As we wait for Mueller Report details to leak out, a reminder that this country is being run not only for nut in many cases by sixth-string Republican pundits:
Stephen Moore’s career as an economic analyst has been a decades-long continuous procession of error and hackery. It is not despite but precisely because of these errors that Moore now finds himself in the astonishing position of having been offered a position on the Federal Reserve board by President Trump.
Moore’s primary area of pseudo-expertise — he is not an economist — is fiscal policy. He is a dedicated advocate of supply-side economics, relentlessly promoting his fanatical hatred of redistribution and belief that lower taxes for the rich can and will unleash wondrous prosperity. Like nearly all supply-siders, he has clung to this dogma in the face of repeated, spectacular failures.
I first started writing about Moore in 1997. Four years before, President Clinton had raised the top tax rate to 39.6 percent, and supply-siders had insisted this would without question cause tax revenues to drop. This prediction was a necessary corollary of supply-side economic theory, which holds that tax revenue moves in the opposite direction of the top tax rate. The prediction was spectacularly wrong — revenue not only rose, it rose much, much faster than even the most optimistic advocates of Clinton’s plan had predicted.
Most supply-siders simply ignored this fact altogether. Moore, somewhat unusually, attempted to defend the original failed prognostication. His effort was hilariously buffoonish, using a series of errors that would embarrass a high-school economics student, such as failing to correct for inflation, and combining payroll tax data with income tax data.
In the years since, I have continued following his career, and he has shown no intellectual growth at all. He is capable of writing entire columns that contain no true facts at all. He made so many factual errors he achieved the rare feat of being banned from the pages of a Midwestern newspaper. He has sold his policy elixir to state governments which have promptly experienced massive fiscal crises as a direct result of listening to him. He believes what he calls “the heroes of the economy: the entrepreneur, the risk-taker, the one who innovates and creates the things we want to buy” should be lionized, and that the idea that a recession might be caused by anything other than excessively high rates on these heroes defies “common sense.” He was pulled into Trump’s orbit during the 2016 campaign and co-wrote a ludicrous hagiography of Trump and his agenda. By all appearances, Moore opposes mainstream fiscal theories because he simply doesn’t understand them.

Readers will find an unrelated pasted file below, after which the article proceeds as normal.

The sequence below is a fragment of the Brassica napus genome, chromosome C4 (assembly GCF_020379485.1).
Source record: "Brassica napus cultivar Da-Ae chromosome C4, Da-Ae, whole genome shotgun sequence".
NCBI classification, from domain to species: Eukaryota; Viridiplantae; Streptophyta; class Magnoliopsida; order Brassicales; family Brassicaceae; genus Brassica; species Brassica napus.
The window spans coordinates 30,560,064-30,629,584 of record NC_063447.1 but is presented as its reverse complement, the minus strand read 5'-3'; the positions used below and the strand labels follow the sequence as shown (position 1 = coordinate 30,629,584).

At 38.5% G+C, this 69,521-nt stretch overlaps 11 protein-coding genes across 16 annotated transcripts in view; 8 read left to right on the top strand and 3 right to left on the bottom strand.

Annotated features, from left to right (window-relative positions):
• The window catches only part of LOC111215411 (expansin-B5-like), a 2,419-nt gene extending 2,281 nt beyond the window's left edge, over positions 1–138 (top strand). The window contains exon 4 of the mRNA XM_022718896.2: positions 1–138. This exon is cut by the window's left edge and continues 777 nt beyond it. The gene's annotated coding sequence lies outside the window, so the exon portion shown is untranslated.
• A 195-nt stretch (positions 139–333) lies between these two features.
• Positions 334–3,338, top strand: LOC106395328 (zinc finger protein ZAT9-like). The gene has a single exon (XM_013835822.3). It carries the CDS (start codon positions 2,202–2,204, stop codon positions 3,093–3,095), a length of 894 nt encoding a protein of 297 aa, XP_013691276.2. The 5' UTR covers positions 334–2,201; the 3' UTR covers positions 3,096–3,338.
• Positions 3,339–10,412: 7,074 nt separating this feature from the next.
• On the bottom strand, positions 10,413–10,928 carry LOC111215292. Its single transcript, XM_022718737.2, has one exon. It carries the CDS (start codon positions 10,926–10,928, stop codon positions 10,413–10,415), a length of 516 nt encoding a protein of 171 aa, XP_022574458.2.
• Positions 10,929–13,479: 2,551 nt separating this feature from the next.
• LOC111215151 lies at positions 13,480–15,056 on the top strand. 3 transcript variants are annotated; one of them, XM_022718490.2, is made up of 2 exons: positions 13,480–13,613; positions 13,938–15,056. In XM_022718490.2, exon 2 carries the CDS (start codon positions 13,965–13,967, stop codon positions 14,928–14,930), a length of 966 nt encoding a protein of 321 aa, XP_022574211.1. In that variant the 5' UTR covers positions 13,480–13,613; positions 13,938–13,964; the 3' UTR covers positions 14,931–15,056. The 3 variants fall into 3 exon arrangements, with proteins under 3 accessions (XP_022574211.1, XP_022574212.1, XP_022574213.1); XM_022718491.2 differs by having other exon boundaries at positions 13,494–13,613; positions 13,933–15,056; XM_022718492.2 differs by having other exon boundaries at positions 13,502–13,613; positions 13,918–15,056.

And yet, for all their extravagant ignorance, Moore’s beliefs on fiscal policy are actually more sophisticated and well-developed than his views on monetary policy. It is the latter that he would be in a position to influence as a Federal Reserve governor.
I wonder which one of the Dow 36,000 guys will be made Treasury Secretary if Trump wins a second term.